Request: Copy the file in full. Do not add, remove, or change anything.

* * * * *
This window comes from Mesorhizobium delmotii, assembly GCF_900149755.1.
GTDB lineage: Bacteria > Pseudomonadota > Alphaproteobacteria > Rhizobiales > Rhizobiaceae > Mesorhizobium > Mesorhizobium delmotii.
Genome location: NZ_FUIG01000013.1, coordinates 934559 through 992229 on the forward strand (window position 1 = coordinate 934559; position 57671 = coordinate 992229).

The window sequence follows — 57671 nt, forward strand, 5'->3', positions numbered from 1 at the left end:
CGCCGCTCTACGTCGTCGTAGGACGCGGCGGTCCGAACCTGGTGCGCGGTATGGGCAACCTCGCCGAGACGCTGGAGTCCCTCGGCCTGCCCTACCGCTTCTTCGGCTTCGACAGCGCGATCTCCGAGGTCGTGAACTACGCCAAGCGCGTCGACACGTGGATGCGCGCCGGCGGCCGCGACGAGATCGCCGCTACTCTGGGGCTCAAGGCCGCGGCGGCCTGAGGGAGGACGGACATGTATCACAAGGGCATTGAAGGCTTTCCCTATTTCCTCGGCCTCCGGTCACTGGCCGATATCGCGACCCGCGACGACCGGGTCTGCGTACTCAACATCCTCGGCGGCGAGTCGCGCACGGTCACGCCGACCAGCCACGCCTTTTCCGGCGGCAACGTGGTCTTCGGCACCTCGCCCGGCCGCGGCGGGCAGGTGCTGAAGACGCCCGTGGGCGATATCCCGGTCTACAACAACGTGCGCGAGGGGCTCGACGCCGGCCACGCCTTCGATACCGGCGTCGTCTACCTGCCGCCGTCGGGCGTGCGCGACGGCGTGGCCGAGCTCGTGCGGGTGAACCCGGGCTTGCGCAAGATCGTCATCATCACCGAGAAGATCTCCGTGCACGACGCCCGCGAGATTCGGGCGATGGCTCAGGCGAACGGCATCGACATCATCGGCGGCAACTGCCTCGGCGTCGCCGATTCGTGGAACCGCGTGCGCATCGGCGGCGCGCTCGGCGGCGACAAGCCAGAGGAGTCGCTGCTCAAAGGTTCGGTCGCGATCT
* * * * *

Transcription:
This window comes from Mesorhizobium delmotii, assembly GCF_900149755.1.
GTDB lineage: Bacteria > Pseudomonadota > Alphaproteobacteria > Rhizobiales > Rhizobiaceae > Mesorhizobium > Mesorhizobium delmotii.
Genome location: NZ_FUIG01000013.1, coordinates 934559 through 992229 on the forward strand (window position 1 = coordinate 934559; position 57671 = coordinate 992229).

The window sequence follows — 57671 nt, forward strand, 5'->3', positions numbered from 1 at the left end:
CGCCGCTCTACGTCGTCGTAGGACGCGGCGGTCCGAACCTGGTGCGCGGTATGGGCAACCTCGCCGAGACGCTGGAGTCCCTCGGCCTGCCCTACCGCTTCTTCGGCTTCGACAGCGCGATCTCCGAGGTCGTGAACTACGCCAAGCGCGTCGACACGTGGATGCGCGCCGGCGGCCGCGACGAGATCGCCGCTACTCTGGGGCTCAAGGCCGCGGCGGCCTGAGGGAGGACGGACATGTATCACAAGGGCATTGAAGGCTTTCCCTATTTCCTCGGCCTCCGGTCACTGGCCGATATCGCGACCCGCGACGACCGGGTCTGCGTACTCAACATCCTCGGCGGCGAGTCGCGCACGGTCACGCCGACCAGCCACGCCTTTTCCGGCGGCAACGTGGTCTTCGGCACCTCGCCCGGCCGCGGCGGGCAGGTGCTGAAGACGCCCGTGGGCGATATCCCGGTCTACAACAACGTGCGCGAGGGGCTCGACGCCGGCCACGCCTTCGATACCGGCGTCGTCTACCTGCCGCCGTCGGGCGTGCGCGACGGCGTGGCCGAGCTCGTGCGGGTGAACCCGGGCTTGCGCAAGATCGTCATCATCACCGAGAAGATCTCCGTGCACGACGCCCGCGAGATTCGGGCGATGGCTCAGGCGAACGGCATCGACATCATCGGCGGCAACTGCCTCGGCGTCGCCGATTCGTGGAACCGCGTGCGCATCGGCGGCGCGCTCGGCGGCGACAAGCCAGAGGAGTCGCTGCTCAAAGGTTCGGTCGCGATCT